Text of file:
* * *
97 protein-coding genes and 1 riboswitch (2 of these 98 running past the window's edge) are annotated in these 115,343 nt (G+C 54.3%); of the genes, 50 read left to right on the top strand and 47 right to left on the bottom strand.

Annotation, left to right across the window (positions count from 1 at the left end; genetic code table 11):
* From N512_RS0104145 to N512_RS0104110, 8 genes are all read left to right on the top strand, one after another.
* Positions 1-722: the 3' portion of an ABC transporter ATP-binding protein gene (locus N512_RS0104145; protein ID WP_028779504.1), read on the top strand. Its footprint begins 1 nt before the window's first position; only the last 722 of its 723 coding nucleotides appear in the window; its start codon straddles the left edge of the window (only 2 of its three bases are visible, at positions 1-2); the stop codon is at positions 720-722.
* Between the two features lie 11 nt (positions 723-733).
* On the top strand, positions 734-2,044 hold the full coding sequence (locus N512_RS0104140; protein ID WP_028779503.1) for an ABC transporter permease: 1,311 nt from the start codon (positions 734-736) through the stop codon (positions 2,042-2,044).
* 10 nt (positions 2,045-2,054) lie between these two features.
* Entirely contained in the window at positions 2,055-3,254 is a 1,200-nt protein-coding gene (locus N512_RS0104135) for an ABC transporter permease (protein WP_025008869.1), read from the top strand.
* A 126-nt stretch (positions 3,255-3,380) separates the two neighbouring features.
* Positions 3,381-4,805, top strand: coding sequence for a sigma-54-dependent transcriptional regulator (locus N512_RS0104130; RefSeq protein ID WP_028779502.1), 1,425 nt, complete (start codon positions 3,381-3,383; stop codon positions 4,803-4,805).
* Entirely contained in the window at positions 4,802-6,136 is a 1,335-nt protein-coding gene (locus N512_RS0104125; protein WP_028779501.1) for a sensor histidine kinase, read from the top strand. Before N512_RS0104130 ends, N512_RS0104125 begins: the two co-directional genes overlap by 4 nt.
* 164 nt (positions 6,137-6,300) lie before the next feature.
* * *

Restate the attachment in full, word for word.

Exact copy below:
97 protein-coding genes and 1 riboswitch (2 of these 98 running past the window's edge) are annotated in these 115,343 nt (G+C 54.3%); of the genes, 50 read left to right on the top strand and 47 right to left on the bottom strand.

Annotation, left to right across the window (positions count from 1 at the left end; genetic code table 11):
* From N512_RS0104145 to N512_RS0104110, 8 genes are all read left to right on the top strand, one after another.
* Positions 1-722: the 3' portion of an ABC transporter ATP-binding protein gene (locus N512_RS0104145; protein ID WP_028779504.1), read on the top strand. Its footprint begins 1 nt before the window's first position; only the last 722 of its 723 coding nucleotides appear in the window; its start codon straddles the left edge of the window (only 2 of its three bases are visible, at positions 1-2); the stop codon is at positions 720-722.
* Between the two features lie 11 nt (positions 723-733).
* On the top strand, positions 734-2,044 hold the full coding sequence (locus N512_RS0104140; protein ID WP_028779503.1) for an ABC transporter permease: 1,311 nt from the start codon (positions 734-736) through the stop codon (positions 2,042-2,044).
* 10 nt (positions 2,045-2,054) lie between these two features.
* Entirely contained in the window at positions 2,055-3,254 is a 1,200-nt protein-coding gene (locus N512_RS0104135) for an ABC transporter permease (protein WP_025008869.1), read from the top strand.
* A 126-nt stretch (positions 3,255-3,380) separates the two neighbouring features.
* Positions 3,381-4,805, top strand: coding sequence for a sigma-54-dependent transcriptional regulator (locus N512_RS0104130; RefSeq protein ID WP_028779502.1), 1,425 nt, complete (start codon positions 3,381-3,383; stop codon positions 4,803-4,805).
* Entirely contained in the window at positions 4,802-6,136 is a 1,335-nt protein-coding gene (locus N512_RS0104125; protein WP_028779501.1) for a sensor histidine kinase, read from the top strand. Before N512_RS0104130 ends, N512_RS0104125 begins: the two co-directional genes overlap by 4 nt.
* 164 nt (positions 6,137-6,300) lie before the next feature.